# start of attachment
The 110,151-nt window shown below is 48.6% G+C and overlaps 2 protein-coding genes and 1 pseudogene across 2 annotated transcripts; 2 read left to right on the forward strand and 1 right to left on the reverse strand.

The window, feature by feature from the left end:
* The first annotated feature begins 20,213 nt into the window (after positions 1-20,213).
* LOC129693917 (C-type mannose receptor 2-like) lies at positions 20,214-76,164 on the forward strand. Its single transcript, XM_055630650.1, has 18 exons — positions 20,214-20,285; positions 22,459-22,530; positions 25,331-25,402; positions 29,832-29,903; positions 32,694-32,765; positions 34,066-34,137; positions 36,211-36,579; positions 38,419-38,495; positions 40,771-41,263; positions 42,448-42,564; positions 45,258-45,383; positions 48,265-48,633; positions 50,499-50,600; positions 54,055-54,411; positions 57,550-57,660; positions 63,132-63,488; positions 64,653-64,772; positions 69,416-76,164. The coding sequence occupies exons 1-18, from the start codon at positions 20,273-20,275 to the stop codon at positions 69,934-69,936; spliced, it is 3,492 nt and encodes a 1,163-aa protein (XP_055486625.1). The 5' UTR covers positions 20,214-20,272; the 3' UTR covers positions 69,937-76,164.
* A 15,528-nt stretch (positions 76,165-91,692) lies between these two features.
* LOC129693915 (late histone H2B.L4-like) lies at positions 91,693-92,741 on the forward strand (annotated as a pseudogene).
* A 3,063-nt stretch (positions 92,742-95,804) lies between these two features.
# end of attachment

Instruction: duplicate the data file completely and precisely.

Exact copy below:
The 110,151-nt window shown below is 48.6% G+C and overlaps 2 protein-coding genes and 1 pseudogene across 2 annotated transcripts; 2 read left to right on the forward strand and 1 right to left on the reverse strand.

The window, feature by feature from the left end:
* The first annotated feature begins 20,213 nt into the window (after positions 1-20,213).
* LOC129693917 (C-type mannose receptor 2-like) lies at positions 20,214-76,164 on the forward strand. Its single transcript, XM_055630650.1, has 18 exons — positions 20,214-20,285; positions 22,459-22,530; positions 25,331-25,402; positions 29,832-29,903; positions 32,694-32,765; positions 34,066-34,137; positions 36,211-36,579; positions 38,419-38,495; positions 40,771-41,263; positions 42,448-42,564; positions 45,258-45,383; positions 48,265-48,633; positions 50,499-50,600; positions 54,055-54,411; positions 57,550-57,660; positions 63,132-63,488; positions 64,653-64,772; positions 69,416-76,164. The coding sequence occupies exons 1-18, from the start codon at positions 20,273-20,275 to the stop codon at positions 69,934-69,936; spliced, it is 3,492 nt and encodes a 1,163-aa protein (XP_055486625.1). The 5' UTR covers positions 20,214-20,272; the 3' UTR covers positions 69,937-76,164.
* A 15,528-nt stretch (positions 76,165-91,692) lies between these two features.
* LOC129693915 (late histone H2B.L4-like) lies at positions 91,693-92,741 on the forward strand (annotated as a pseudogene).
* A 3,063-nt stretch (positions 92,742-95,804) lies between these two features.